One of the major problems arising with Solid-Oxide Fuel Cell (SOFC) electrolyte is conventional sintering which requires a very high temperature (>1300 °C) to fully densify the electrolyte material. In the present study, the sintering temperature of SOFC electrolyte is drastically decreased down to 600 °C. Combinational effects of particle size reduction, liquid-phase sintering mechanism and microwave sintering resulted in achieving full density in such a record-low sintering temperature. Gadolinium doped Ceria (GDC) nano-particles are synthesized by co-precipitation method, Lithium (Li), as an additional dopant, is used as liquid-phase sintering aid. Microwave sintering of this electrolyte material resulted in decreasing the sintering temperature to 600 °C. Micrographs obtained from Scanning/Transmission Electron Microscopy (SEM/TEM) clearly pointed a drastic growth in grain-size of Li-GDC sample (∼150 nm) than compared to GDC sample (<30 nm) showing the significance of Li addition. The sintered Li-GDC samples displayed an ionic conductivity of ∼1.00 × 10-2 S cm-1 at 600 °C in air and from the conductivity plots the activation energy is found to be 0.53 eV.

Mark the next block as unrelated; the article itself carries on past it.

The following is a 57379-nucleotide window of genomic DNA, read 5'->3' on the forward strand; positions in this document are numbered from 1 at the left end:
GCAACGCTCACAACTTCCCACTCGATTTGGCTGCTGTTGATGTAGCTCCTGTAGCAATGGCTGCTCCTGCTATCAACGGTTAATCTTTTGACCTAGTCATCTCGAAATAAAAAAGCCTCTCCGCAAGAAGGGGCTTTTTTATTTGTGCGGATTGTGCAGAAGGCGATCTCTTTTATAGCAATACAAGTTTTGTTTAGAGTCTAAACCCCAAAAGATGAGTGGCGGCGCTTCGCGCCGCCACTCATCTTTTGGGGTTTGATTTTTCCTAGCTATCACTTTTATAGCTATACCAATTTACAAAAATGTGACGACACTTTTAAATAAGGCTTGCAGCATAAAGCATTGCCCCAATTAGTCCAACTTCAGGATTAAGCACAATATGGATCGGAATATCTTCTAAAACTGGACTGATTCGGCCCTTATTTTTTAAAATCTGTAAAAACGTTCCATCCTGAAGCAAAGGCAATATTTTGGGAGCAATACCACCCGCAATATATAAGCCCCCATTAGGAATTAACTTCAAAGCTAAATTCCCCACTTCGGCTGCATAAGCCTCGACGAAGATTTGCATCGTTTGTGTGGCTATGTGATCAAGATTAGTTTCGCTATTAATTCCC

All Science Journal Classification (ASJC) codes
- Mechanics of Materials
- Mechanical Engineering
- Metals and Alloys
- Materials Chemistry